Infinite Cranes 1

A lot has been done with the traditional origami crane (orizuru), including folding many cranes from a single sheet of paper. One method of doing this is Renzuru, where a piece of paper is cut multiple times (but never separated from itself) and then folded into many cranes. Another approach was taken by Robert Lang, who produced a crane tessellation from one square, no cuts.

I’ve followed Lang’s approach (one square, no cuts) in my design. It yields a grid of cranes, each touching the rest of the paper (which forms a flat square) at a point on the end of each crane’s wingtip. The cranes alternate between positive and negative 45 degree angles along the rows and columns of the grid. The spacing between rows and columns of cranes is adjustable.

The unit tile of this tessellation is a diamond touching the base plane of the paper at a point at the tip of the diamond’s corner. The diamond formed at the first iteration has a large connection (the same width as the diamond) with the rest of the paper.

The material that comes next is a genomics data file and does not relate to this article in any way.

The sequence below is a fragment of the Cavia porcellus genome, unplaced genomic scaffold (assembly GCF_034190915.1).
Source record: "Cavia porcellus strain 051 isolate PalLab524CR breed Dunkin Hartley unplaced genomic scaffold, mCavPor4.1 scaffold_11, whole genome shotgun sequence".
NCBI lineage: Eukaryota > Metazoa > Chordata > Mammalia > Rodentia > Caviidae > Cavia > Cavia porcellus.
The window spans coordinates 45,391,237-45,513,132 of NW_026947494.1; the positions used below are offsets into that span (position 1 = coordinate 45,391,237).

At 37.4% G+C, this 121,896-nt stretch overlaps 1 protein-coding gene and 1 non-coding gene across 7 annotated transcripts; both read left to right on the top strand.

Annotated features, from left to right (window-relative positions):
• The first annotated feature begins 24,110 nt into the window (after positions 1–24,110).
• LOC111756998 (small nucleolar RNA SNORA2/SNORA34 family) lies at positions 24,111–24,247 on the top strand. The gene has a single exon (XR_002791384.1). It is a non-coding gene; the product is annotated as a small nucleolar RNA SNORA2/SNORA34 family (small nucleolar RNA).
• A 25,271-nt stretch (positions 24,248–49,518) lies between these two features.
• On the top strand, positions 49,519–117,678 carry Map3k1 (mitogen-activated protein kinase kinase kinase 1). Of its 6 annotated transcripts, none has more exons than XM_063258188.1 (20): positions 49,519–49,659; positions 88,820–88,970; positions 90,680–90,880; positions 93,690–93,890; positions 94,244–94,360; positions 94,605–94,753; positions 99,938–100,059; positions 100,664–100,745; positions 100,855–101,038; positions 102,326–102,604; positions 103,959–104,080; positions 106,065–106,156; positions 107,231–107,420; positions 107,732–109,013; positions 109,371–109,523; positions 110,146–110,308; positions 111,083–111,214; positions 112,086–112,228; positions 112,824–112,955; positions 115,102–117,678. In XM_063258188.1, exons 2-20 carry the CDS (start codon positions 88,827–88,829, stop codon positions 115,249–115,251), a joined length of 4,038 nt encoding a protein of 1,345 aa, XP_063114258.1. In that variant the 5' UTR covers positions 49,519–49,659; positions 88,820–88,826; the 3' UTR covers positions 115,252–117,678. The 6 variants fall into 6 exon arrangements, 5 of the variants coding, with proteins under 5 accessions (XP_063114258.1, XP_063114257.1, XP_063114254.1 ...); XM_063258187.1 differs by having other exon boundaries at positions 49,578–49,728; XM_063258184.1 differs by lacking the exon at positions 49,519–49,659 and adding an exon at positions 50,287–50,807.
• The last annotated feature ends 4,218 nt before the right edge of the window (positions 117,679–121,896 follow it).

By applying a fractal pattern, the connection at the base can be reduced to a single point (at the limit). Once complete, the diamond can be folded into the preliminary base, and a crane folded from that. There is no leftover paper after accounting for the plane and the cranes.

In practice this design has significant problems with too many layers building up very quickly. The number of layers doubles each time the connection between the diamond and plane is thinned, and it starts with more that a few layers. The diamond can be formed cleanly to two or three iterations, but at that point there are so many layers towards the bottom that folding the crane becomes awkward at best. The tessellation part, however, is relatively straight forward.

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